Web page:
msgctxt "page_info.fuji_sales/sales_credit_notes.title.default"
msgid "Sales Credit Note"
msgstr "Crédito de venta"

msgctxt "page_info.fuji_sales/sales_credit_notes.title.new"
msgid "New Sales Credit Note"
msgstr "New Sales Credit Note"

So it's possible to use Google Translate Toolkit to translate your Rails Yaml files, provided you use the i18n-translators-tools library to do the conversions, and configure your Rails applications to support fallbacks.

6 Jun 2012

Job satisfaction: the passionate dermatologist, the chair, and the metal hook

As a teenager I had terrible skin.  It was just average-bad until I was nineteen, at which point it went absolutely Vesuvian, requiring Accutane to tame it.  Each pill came in a nearly impregnable (hah) blister pack which required multiple steps to open: first, slide open the box and see the outline of a hydrocephalic fetus; second, remove a serrated paper tab with the silhouette of a pregnant woman and the red ban-symbol through it, and finally pop the liquid-filled gel pill through a rather tough plastic laminated foil surface.  (The packaging shown at right is nowhere near as extreme.) I would later give the paper tabs with the "no pregnancy" symbol to friends and co-workers to encourage contraception.  But I digress.

Rewind slightly: at sixteen I was taken to a dermatologist.  I went with my mother, who always tried very hard to get me to take care of my skin.  I can't count the number of doctors who looked at my face, looked again, mumbled uncomfortably, then handed me a bar of Purpose soap and gently indicated that I might try using it.  I didn't, of course - the only thing I was willing to do was take the erythromycin that would stain my teeth.  I went through a couple of dermatologists over the years.  But I digress.

So, the dermatologist: somewhere in the northern woods of Fulton County, a rather long drive from my parents' house in Marietta.  Picture me hurtling across the suburbs in a gray 1979 Ford Mustang: one time I recall taking a corner through a freshly red light, tires squealing as I accelerated through second gear, laying on the horn to make sure the other people didn't act too soon on their green light and get in my way.  But I digress: obviously I'm stalling.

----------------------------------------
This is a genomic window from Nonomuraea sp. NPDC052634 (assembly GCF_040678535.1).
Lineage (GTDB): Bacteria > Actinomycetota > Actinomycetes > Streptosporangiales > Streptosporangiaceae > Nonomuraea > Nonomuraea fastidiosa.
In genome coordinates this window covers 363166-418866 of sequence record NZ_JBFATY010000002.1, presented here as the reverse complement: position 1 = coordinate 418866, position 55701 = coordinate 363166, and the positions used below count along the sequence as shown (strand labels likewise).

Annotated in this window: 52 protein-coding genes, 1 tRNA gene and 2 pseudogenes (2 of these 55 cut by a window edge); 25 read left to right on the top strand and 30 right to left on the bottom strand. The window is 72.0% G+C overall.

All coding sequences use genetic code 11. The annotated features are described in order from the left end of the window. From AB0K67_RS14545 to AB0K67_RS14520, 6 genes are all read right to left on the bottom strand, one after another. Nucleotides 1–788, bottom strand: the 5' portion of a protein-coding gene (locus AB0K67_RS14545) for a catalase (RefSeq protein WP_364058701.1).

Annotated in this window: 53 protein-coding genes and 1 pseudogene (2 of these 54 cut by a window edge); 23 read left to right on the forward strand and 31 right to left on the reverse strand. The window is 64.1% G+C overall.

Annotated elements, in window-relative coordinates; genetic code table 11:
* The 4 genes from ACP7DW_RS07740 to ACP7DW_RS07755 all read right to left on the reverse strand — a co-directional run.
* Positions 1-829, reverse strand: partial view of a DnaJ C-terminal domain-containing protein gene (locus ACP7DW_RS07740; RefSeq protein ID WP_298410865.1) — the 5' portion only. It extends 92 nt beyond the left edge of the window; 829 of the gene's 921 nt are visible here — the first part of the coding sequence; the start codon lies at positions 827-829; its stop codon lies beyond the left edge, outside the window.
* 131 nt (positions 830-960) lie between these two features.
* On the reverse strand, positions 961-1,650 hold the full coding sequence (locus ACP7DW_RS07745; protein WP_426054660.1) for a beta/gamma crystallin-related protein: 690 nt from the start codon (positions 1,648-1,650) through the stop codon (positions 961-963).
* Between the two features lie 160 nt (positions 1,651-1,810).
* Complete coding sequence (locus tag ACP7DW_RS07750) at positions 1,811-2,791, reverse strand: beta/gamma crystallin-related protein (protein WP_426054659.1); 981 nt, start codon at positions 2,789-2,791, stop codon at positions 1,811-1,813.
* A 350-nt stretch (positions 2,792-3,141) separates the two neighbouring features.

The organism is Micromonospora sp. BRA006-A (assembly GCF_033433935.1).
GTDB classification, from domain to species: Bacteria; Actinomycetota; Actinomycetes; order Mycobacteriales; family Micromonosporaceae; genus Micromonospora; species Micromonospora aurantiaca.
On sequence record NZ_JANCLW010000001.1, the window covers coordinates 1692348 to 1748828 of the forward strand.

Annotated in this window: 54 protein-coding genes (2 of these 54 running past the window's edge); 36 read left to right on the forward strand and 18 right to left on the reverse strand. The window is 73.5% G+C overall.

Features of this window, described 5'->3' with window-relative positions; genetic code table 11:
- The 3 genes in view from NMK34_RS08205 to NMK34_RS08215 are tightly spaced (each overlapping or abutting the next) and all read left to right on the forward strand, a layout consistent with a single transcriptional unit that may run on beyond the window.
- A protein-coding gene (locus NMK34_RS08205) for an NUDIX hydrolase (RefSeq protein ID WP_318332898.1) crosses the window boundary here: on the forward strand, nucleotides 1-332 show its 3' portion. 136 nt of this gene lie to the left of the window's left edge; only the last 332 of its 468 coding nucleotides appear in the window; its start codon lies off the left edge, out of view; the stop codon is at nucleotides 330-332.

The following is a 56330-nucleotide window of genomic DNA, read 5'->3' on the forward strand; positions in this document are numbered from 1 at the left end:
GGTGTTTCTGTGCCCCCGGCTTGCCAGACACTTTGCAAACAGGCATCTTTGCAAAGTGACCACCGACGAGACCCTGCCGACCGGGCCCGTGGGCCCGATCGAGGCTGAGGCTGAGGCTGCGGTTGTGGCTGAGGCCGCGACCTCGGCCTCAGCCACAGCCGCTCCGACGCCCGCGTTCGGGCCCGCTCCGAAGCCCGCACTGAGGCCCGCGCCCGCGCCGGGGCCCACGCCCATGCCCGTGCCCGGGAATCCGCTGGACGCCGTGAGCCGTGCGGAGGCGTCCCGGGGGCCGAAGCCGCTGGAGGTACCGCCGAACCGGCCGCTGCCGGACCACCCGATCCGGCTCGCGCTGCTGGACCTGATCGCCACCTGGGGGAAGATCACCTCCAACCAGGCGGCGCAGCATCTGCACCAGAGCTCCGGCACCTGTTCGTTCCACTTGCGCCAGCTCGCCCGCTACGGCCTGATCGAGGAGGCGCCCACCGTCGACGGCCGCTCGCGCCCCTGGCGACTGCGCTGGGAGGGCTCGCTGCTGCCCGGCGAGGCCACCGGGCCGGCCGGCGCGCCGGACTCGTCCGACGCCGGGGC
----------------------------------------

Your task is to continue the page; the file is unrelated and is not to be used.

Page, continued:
The dermatologist was a woman in her mid-to-late thirties, average height, and sensible black hair.  Her skin had obviously been ravaged by acne.  She did the usual first visit: yes, here's your bar of Purpose soap, your prescription for Retin-A, your bottle of pills, whatever.  Then she put me in a reclining dentists' chair, fixed the spotlight on my face, and proceeded to squeeze out each and every one of my blackheads through use of a metal implement.  It hurt like hell: she pressed with that damn thing really hard, all across my nose, forehead and cheekbones.  Push down, scrape across, wipe on a tissue, repeat.  No small talk, no lectures, just intense concentration.

This took at least forty-five minutes, and at least a half hour on each of my subsequent visits.  Each time my face would eventually stop producing the goods and she'd reluctantly let me go.  This was back in the days of full insurance, no copays, and no referrals, when you could go to a specialist all you wanted, for anything you felt like doing.  I have no idea what this woman charged, and it probably wasn't cheap, but she was doing the whole thing herself: no receptionist, no assistants.  Just her versus the zits.

The last time I went she came out to the waiting room to get me.  I stood up and said hello to her, and she never looked me in the eyes: she mumbled hello as she started scanning my face.  I sat through that last agonizing session as she pushed, scraped, and wiped my throbbing face.  Yes, I stopped going because it was a long way from home, because it was painful, and because it didn't stop the pimples that actually bothered me, but mostly I stopped going because that woman creeped me out.

She obviously loved her job, but she loved it way too much: she was a sebum junky, a zit juice vampire, a woman on a mission of vengeance against the acne that had obviously scarred her for life.  To this day, when people talk about being "passionate" about their job I think of her.

27 Apr 2012

An elegy for sweet forgetfulness, soon to be lost forever

In my memory, I'm standing on the Île Saint-Louis, looking at a butcher shop.